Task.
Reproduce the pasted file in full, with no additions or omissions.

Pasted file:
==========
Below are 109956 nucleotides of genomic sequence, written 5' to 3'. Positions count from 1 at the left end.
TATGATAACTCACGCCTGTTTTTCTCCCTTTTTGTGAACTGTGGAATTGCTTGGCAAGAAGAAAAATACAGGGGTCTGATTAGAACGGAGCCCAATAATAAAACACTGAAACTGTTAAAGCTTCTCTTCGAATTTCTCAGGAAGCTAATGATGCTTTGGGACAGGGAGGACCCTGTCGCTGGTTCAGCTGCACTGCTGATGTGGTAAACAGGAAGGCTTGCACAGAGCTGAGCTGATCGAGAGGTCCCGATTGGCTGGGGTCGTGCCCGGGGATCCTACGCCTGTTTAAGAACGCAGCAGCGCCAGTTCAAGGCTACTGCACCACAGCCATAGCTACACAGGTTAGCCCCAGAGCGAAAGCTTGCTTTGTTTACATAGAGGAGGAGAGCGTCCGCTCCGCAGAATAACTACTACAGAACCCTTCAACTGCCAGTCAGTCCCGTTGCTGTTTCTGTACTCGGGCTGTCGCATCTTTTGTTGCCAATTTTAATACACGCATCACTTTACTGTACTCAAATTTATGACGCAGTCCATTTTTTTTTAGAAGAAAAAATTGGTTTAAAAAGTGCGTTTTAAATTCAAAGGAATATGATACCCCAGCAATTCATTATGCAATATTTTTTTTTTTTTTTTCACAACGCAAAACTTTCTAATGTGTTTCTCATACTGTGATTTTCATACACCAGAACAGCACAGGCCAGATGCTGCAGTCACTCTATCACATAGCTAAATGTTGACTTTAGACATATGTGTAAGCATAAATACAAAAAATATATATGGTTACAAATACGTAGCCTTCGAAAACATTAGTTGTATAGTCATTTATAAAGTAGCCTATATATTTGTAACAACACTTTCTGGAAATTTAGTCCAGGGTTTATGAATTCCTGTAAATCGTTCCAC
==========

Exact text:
Below are 109956 nucleotides of genomic sequence, written 5' to 3'. Positions count from 1 at the left end.
TATGATAACTCACGCCTGTTTTTCTCCCTTTTTGTGAACTGTGGAATTGCTTGGCAAGAAGAAAAATACAGGGGTCTGATTAGAACGGAGCCCAATAATAAAACACTGAAACTGTTAAAGCTTCTCTTCGAATTTCTCAGGAAGCTAATGATGCTTTGGGACAGGGAGGACCCTGTCGCTGGTTCAGCTGCACTGCTGATGTGGTAAACAGGAAGGCTTGCACAGAGCTGAGCTGATCGAGAGGTCCCGATTGGCTGGGGTCGTGCCCGGGGATCCTACGCCTGTTTAAGAACGCAGCAGCGCCAGTTCAAGGCTACTGCACCACAGCCATAGCTACACAGGTTAGCCCCAGAGCGAAAGCTTGCTTTGTTTACATAGAGGAGGAGAGCGTCCGCTCCGCAGAATAACTACTACAGAACCCTTCAACTGCCAGTCAGTCCCGTTGCTGTTTCTGTACTCGGGCTGTCGCATCTTTTGTTGCCAATTTTAATACACGCATCACTTTACTGTACTCAAATTTATGACGCAGTCCATTTTTTTTTAGAAGAAAAAATTGGTTTAAAAAGTGCGTTTTAAATTCAAAGGAATATGATACCCCAGCAATTCATTATGCAATATTTTTTTTTTTTTTTTCACAACGCAAAACTTTCTAATGTGTTTCTCATACTGTGATTTTCATACACCAGAACAGCACAGGCCAGATGCTGCAGTCACTCTATCACATAGCTAAATGTTGACTTTAGACATATGTGTAAGCATAAATACAAAAAATATATATGGTTACAAATACGTAGCCTTCGAAAACATTAGTTGTATAGTCATTTATAAAGTAGCCTATATATTTGTAACAACACTTTCTGGAAATTTAGTCCAGGGTTTATGAATTCCTGTAAATCGTTCCAC